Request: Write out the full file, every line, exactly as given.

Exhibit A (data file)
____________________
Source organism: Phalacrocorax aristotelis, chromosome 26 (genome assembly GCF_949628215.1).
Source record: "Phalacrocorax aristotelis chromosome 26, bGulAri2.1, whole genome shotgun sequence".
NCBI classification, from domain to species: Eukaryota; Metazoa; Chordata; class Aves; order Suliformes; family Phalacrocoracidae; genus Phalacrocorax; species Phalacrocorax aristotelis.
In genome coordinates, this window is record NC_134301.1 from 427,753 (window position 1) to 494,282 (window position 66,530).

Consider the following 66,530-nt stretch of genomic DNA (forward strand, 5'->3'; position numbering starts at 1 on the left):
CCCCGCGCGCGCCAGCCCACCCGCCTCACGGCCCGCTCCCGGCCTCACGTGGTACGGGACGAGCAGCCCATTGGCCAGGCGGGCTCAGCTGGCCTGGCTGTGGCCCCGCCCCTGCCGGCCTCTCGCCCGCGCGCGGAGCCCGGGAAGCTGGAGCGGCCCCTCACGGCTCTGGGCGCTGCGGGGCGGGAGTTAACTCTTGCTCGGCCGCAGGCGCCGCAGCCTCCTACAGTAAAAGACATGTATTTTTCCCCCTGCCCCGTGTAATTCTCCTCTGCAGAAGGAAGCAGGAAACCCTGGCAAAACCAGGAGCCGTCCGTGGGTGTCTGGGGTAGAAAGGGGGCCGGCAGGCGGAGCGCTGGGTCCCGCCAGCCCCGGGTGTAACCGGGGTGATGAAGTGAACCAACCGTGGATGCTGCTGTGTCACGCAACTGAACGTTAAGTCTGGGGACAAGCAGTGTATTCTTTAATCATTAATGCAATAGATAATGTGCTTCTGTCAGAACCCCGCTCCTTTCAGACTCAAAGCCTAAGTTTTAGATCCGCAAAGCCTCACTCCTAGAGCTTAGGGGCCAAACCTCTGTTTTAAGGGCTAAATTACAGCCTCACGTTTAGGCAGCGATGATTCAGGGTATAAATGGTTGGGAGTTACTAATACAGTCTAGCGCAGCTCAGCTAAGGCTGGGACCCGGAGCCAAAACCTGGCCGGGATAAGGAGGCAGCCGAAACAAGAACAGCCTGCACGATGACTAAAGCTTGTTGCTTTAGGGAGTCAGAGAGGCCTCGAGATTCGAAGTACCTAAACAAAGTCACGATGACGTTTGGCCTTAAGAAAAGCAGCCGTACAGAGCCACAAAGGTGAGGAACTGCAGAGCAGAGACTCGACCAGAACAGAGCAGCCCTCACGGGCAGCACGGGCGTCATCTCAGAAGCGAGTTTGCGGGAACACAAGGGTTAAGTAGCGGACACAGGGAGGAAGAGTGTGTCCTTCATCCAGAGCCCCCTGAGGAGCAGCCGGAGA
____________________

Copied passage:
Source organism: Phalacrocorax aristotelis, chromosome 26 (genome assembly GCF_949628215.1).
Source record: "Phalacrocorax aristotelis chromosome 26, bGulAri2.1, whole genome shotgun sequence".
NCBI classification, from domain to species: Eukaryota; Metazoa; Chordata; class Aves; order Suliformes; family Phalacrocoracidae; genus Phalacrocorax; species Phalacrocorax aristotelis.
In genome coordinates, this window is record NC_134301.1 from 427,753 (window position 1) to 494,282 (window position 66,530).

Consider the following 66,530-nt stretch of genomic DNA (forward strand, 5'->3'; position numbering starts at 1 on the left):
CCCCGCGCGCGCCAGCCCACCCGCCTCACGGCCCGCTCCCGGCCTCACGTGGTACGGGACGAGCAGCCCATTGGCCAGGCGGGCTCAGCTGGCCTGGCTGTGGCCCCGCCCCTGCCGGCCTCTCGCCCGCGCGCGGAGCCCGGGAAGCTGGAGCGGCCCCTCACGGCTCTGGGCGCTGCGGGGCGGGAGTTAACTCTTGCTCGGCCGCAGGCGCCGCAGCCTCCTACAGTAAAAGACATGTATTTTTCCCCCTGCCCCGTGTAATTCTCCTCTGCAGAAGGAAGCAGGAAACCCTGGCAAAACCAGGAGCCGTCCGTGGGTGTCTGGGGTAGAAAGGGGGCCGGCAGGCGGAGCGCTGGGTCCCGCCAGCCCCGGGTGTAACCGGGGTGATGAAGTGAACCAACCGTGGATGCTGCTGTGTCACGCAACTGAACGTTAAGTCTGGGGACAAGCAGTGTATTCTTTAATCATTAATGCAATAGATAATGTGCTTCTGTCAGAACCCCGCTCCTTTCAGACTCAAAGCCTAAGTTTTAGATCCGCAAAGCCTCACTCCTAGAGCTTAGGGGCCAAACCTCTGTTTTAAGGGCTAAATTACAGCCTCACGTTTAGGCAGCGATGATTCAGGGTATAAATGGTTGGGAGTTACTAATACAGTCTAGCGCAGCTCAGCTAAGGCTGGGACCCGGAGCCAAAACCTGGCCGGGATAAGGAGGCAGCCGAAACAAGAACAGCCTGCACGATGACTAAAGCTTGTTGCTTTAGGGAGTCAGAGAGGCCTCGAGATTCGAAGTACCTAAACAAAGTCACGATGACGTTTGGCCTTAAGAAAAGCAGCCGTACAGAGCCACAAAGGTGAGGAACTGCAGAGCAGAGACTCGACCAGAACAGAGCAGCCCTCACGGGCAGCACGGGCGTCATCTCAGAAGCGAGTTTGCGGGAACACAAGGGTTAAGTAGCGGACACAGGGAGGAAGAGTGTGTCCTTCATCCAGAGCCCCCTGAGGAGCAGCCGGAGA